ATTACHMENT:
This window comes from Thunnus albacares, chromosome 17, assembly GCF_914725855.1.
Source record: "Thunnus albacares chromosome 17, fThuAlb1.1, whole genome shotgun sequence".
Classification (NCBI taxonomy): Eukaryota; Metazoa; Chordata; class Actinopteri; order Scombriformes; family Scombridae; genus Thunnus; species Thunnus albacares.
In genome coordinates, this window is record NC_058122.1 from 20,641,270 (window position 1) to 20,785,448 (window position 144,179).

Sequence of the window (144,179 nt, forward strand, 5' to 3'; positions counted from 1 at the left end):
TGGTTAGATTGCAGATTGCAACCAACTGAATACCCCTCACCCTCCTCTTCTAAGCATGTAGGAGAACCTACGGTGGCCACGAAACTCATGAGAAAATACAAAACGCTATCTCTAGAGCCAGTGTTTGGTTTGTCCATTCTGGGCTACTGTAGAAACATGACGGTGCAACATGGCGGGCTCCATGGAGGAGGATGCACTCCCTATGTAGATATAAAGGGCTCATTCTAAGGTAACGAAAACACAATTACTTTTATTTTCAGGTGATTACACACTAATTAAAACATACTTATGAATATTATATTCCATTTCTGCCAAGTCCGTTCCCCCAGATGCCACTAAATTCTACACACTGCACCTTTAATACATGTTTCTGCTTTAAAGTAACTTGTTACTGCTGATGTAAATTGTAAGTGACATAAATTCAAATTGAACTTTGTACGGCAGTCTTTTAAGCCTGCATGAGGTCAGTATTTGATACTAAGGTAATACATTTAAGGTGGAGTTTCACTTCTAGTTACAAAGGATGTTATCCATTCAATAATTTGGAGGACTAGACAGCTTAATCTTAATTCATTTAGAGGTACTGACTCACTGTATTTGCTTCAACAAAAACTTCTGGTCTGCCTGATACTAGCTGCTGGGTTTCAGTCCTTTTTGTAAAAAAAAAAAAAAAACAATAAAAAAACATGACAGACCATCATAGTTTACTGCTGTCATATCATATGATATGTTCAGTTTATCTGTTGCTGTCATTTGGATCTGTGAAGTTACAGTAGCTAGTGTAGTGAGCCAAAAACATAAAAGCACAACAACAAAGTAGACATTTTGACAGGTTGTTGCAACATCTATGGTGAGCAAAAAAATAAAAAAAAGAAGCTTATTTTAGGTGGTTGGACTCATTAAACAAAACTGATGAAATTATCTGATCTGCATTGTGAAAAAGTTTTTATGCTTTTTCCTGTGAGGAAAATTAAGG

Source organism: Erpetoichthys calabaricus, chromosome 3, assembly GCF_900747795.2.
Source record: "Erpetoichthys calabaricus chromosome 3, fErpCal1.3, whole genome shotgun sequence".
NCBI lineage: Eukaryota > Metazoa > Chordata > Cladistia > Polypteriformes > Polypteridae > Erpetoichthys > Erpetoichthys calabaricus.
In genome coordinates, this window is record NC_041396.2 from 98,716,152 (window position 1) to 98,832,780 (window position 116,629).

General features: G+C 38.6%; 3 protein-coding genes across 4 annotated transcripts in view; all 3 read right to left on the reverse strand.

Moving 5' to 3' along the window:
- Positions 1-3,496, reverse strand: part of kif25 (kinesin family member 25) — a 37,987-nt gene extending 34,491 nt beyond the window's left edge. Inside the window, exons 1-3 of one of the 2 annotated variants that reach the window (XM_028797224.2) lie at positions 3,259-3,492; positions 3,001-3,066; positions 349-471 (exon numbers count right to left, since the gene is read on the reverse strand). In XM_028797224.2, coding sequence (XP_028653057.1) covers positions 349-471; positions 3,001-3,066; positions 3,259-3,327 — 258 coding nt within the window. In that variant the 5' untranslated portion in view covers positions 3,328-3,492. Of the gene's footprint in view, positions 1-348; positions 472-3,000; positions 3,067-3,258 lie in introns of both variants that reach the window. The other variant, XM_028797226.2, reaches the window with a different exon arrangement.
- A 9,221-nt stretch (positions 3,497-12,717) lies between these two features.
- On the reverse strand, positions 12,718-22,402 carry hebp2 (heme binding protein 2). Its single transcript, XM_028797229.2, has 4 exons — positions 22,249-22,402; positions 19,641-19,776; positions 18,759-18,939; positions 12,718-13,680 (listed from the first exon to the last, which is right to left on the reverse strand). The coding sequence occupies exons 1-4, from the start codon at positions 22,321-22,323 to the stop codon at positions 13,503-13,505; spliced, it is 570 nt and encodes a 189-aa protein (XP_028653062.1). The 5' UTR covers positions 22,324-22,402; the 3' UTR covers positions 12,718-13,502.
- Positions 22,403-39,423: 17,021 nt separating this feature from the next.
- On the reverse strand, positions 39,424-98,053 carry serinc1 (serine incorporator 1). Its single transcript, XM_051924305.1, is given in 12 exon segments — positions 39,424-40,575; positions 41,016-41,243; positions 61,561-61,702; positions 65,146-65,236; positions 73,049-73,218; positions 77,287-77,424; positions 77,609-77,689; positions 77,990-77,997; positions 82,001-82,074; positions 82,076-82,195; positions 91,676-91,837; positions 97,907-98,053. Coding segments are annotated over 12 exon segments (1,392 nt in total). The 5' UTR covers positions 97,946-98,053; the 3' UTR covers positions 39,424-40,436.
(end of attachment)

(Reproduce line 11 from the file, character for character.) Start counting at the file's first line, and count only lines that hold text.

General features: G+C 38.6%; 3 protein-coding genes across 4 annotated transcripts in view; all 3 read right to left on the reverse strand.